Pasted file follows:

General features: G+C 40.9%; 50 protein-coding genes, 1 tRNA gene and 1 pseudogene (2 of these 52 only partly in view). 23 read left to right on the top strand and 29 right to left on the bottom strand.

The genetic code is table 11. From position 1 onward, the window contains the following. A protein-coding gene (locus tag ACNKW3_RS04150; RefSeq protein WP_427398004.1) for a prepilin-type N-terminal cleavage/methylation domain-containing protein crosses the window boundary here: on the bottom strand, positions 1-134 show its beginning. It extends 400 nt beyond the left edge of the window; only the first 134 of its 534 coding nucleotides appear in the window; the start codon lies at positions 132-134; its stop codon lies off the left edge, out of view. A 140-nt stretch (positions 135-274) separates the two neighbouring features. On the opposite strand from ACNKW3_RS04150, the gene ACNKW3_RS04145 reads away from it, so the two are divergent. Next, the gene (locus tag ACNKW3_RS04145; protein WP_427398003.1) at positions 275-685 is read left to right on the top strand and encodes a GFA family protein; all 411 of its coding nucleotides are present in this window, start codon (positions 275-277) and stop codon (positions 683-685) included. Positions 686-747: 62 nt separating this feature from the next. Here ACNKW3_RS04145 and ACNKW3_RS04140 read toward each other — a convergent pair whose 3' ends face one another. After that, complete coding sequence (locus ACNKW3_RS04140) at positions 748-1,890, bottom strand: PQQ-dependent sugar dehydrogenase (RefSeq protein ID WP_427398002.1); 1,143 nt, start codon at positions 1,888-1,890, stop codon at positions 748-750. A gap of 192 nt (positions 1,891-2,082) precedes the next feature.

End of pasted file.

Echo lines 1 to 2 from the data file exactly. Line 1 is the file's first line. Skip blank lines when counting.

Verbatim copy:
General features: G+C 40.9%; 50 protein-coding genes, 1 tRNA gene and 1 pseudogene (2 of these 52 only partly in view). 23 read left to right on the top strand and 29 right to left on the bottom strand.

The genetic code is table 11. From position 1 onward, the window contains the following. A protein-coding gene (locus tag ACNKW3_RS04150; RefSeq protein WP_427398004.1) for a prepilin-type N-terminal cleavage/methylation domain-containing protein crosses the window boundary here: on the bottom strand, positions 1-134 show its beginning. It extends 400 nt beyond the left edge of the window; only the first 134 of its 534 coding nucleotides appear in the window; the start codon lies at positions 132-134; its stop codon lies off the left edge, out of view. A 140-nt stretch (positions 135-274) separates the two neighbouring features. On the opposite strand from ACNKW3_RS04150, the gene ACNKW3_RS04145 reads away from it, so the two are divergent. Next, the gene (locus tag ACNKW3_RS04145; protein WP_427398003.1) at positions 275-685 is read left to right on the top strand and encodes a GFA family protein; all 411 of its coding nucleotides are present in this window, start codon (positions 275-277) and stop codon (positions 683-685) included. Positions 686-747: 62 nt separating this feature from the next. Here ACNKW3_RS04145 and ACNKW3_RS04140 read toward each other — a convergent pair whose 3' ends face one another. After that, complete coding sequence (locus ACNKW3_RS04140) at positions 748-1,890, bottom strand: PQQ-dependent sugar dehydrogenase (RefSeq protein ID WP_427398002.1); 1,143 nt, start codon at positions 1,888-1,890, stop codon at positions 748-750. A gap of 192 nt (positions 1,891-2,082) precedes the next feature.